392003 Control and Automation of Fluid Flow, Mass Transfer and Chemical Reactions in Microscale Segmented Flow

Sunday, November 16, 2014
Galleria Exhibit Hall (Hilton Atlanta)
Milad Abolhasani, Department of Mechanical and Industrial Engineering, University of Toronto, Toronto, ON, Canada

Owing to the constant increase of the worldwide energy demand due to the growth of populations and development of countries, the emissions of greenhouse gases (mostly carbon dioxide (CO2)) from fossil fuels will constantly increase. Currently, carbon capture and sequestration is one of the most efficient solutions to control and reduce the concentration of the released greenhouse gases in the atmosphere. However, the underground storage of the captured CO2 is expensive and limited to some specific locations. On the other hand, the current rate of energy consumption along with the inevitable global warming makes energy as one of the crucial worldwide issues of the near future. Therefore, there will be a huge demand for new sets of sustainable energy substitutes. In 2008, it was found that CO2 in the presence of a frustrated Lewis pair (FLP) and hydrogen can be quickly converted to methanol and water. It has been proposed that CO2 fuel conversion using the captured CO2 from power plants (or atmosphere) has the potential to be one of the key solutions to address the energy demand and global warming problems. However, measurement and characterization of the kinetics of CO2 conversion reactions (i.e., to methanol, ethanol or CO) in the presence of metal-free catalysts (FLPs) are currently challenging or in some cases impossible, owing to the mass transfer and time-resolution limitation of the conventional batch scale characterization tools.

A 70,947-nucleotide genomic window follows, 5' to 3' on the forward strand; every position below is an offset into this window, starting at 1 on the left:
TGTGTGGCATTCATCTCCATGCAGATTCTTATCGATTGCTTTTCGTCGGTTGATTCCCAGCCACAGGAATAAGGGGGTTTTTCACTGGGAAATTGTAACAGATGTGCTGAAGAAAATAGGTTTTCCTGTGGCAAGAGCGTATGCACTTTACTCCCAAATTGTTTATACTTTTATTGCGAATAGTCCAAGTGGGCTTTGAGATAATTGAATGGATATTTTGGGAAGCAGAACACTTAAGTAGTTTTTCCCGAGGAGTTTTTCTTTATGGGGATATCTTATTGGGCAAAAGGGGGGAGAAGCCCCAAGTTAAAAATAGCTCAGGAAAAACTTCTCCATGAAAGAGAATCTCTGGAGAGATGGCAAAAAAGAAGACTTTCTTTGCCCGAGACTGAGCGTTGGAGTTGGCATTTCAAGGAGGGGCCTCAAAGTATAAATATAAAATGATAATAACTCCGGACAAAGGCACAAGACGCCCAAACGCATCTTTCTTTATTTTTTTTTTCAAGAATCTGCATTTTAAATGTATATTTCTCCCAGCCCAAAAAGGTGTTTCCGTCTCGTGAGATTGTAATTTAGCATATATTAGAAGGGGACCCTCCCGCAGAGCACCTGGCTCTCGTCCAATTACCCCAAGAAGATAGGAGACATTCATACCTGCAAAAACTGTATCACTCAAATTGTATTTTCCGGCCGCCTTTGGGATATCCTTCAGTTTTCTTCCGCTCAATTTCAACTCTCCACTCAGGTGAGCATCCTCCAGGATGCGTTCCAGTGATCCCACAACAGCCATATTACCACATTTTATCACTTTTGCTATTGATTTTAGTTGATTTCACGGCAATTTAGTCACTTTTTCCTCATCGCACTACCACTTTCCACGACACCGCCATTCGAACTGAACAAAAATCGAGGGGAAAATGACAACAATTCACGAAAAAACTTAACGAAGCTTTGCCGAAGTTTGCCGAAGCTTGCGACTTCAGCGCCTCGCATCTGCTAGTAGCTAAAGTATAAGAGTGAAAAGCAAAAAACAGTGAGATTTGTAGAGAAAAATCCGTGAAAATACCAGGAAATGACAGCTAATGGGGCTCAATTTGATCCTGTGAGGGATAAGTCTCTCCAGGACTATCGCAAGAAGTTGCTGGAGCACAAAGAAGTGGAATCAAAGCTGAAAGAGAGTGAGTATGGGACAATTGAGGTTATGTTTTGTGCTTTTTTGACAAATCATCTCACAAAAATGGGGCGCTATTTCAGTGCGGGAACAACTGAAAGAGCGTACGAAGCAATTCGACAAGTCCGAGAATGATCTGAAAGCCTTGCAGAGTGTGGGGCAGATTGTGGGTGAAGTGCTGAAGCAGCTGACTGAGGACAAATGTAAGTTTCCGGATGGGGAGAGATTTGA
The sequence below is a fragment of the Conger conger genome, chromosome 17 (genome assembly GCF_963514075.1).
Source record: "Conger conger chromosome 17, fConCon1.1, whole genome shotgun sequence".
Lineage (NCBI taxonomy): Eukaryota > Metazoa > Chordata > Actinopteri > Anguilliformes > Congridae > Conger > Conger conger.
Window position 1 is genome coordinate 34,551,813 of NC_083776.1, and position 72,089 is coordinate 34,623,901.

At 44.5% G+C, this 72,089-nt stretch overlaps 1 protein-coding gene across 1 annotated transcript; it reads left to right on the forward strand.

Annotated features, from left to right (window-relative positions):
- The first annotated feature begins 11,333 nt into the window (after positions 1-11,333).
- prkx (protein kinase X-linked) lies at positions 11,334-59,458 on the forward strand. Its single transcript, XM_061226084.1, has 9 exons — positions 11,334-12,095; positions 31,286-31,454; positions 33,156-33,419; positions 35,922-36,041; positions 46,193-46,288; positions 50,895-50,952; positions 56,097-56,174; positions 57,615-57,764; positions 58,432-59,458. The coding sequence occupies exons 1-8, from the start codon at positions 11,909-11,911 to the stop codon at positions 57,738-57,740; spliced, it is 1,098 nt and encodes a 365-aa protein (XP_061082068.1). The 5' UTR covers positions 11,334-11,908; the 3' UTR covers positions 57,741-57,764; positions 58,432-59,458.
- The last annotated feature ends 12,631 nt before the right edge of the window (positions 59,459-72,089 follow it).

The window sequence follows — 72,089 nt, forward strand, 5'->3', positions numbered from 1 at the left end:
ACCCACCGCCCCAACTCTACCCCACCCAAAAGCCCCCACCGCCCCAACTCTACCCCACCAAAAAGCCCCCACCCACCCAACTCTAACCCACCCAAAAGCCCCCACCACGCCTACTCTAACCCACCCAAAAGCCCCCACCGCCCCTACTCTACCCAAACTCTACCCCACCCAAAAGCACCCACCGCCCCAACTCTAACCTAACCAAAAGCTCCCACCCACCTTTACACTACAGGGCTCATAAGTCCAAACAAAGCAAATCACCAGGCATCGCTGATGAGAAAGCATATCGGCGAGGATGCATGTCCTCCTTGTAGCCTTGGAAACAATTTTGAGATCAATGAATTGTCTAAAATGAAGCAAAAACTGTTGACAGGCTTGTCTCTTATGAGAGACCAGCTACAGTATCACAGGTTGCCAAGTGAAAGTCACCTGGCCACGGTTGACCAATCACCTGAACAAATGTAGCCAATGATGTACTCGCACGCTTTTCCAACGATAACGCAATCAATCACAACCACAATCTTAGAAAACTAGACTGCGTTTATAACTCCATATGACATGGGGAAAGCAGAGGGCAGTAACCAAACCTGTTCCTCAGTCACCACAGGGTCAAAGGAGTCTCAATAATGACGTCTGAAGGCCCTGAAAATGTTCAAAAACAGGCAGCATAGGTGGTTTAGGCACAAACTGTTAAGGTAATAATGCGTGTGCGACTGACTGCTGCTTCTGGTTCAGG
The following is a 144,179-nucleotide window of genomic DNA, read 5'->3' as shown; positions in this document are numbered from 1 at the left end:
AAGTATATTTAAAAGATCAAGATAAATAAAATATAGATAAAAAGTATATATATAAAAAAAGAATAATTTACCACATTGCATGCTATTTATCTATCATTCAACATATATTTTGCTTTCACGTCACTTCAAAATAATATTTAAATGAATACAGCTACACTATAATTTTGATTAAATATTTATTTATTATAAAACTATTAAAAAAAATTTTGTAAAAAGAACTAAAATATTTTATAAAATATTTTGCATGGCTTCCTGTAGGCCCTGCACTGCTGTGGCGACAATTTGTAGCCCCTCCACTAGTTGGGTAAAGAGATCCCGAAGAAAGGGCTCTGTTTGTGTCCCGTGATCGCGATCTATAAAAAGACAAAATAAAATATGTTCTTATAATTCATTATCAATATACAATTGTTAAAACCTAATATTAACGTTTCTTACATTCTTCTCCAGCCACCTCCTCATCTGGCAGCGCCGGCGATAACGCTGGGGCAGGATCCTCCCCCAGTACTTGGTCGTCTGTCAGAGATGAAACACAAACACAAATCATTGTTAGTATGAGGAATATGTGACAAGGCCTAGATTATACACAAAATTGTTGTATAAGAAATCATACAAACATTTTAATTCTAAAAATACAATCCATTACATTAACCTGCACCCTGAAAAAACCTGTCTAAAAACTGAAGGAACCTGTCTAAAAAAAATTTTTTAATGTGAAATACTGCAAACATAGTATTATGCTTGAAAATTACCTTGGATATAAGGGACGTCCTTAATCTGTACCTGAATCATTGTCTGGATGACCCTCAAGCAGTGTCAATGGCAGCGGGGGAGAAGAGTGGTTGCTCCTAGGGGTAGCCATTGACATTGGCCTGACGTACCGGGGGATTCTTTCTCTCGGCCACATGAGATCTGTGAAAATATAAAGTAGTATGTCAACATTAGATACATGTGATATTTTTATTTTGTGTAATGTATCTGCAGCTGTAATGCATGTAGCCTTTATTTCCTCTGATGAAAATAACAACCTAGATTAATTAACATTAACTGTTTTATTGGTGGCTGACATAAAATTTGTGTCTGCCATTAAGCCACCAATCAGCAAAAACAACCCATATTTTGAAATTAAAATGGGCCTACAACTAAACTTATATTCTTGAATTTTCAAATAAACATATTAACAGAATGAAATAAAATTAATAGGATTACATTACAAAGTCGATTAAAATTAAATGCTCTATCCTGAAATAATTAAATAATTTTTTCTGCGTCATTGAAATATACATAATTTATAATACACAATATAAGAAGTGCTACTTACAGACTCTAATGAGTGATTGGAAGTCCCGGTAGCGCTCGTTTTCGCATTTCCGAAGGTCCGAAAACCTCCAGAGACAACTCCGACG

During the past decade, microfluidic (MF)-based technologies have shown promising solutions as a high throughput characterization tool for investigation, screening, and optimization of gas-liquid reactions.

In my PhD, I was working on a multidisciplinary project, collaborating between Mechanical Engineering and Chemistry Departments of University of Toronto. During this time I have made significant contributions in flow chemistry and microfluidic (MF) research fields specifically related to screening gas solubilities in liquids, measuring thermodynamic characteristics of gas-liquid reactions associated with CO2 sequestration, characterizing CO2-governed liquid-liquid phase separation process (switchable water) and on-demand preparation of high quality colloidal nanomaterials (e.g. CdSe/CdS).

During this time, I designed and developed the first automated MF platform that allowed the routine screening of solubility data for a wide range of CO2-physical solvent mixtures. The platform allowed screening of approximately 300 different conditions (temperature and pressure) during one day. In the next step, the developed automated MF strategy was utilized to measure, for the first time, thermodynamic characteristics of CO2-FLP reaction. I have also designed a two-phase MF platform for high temperature (240-330 ͦ C) synthesis of high quality (Fwhm ~30 nm) nanocrystals such as CdSe, CdS and ZnS. The silicon-based microreactor could produce high quality core or core/shell nanocrystals with desired spectral characteristics at a throughput of 0.6 ml/min.

As an independent scientist, I will focus on the development and utilization of MF platforms for the carbon capture in the presence of nanoparticles along with fuel conversion process. I will also study the underlying transport mechanisms in the presence of chemical reactions with experimental and numerical methods.

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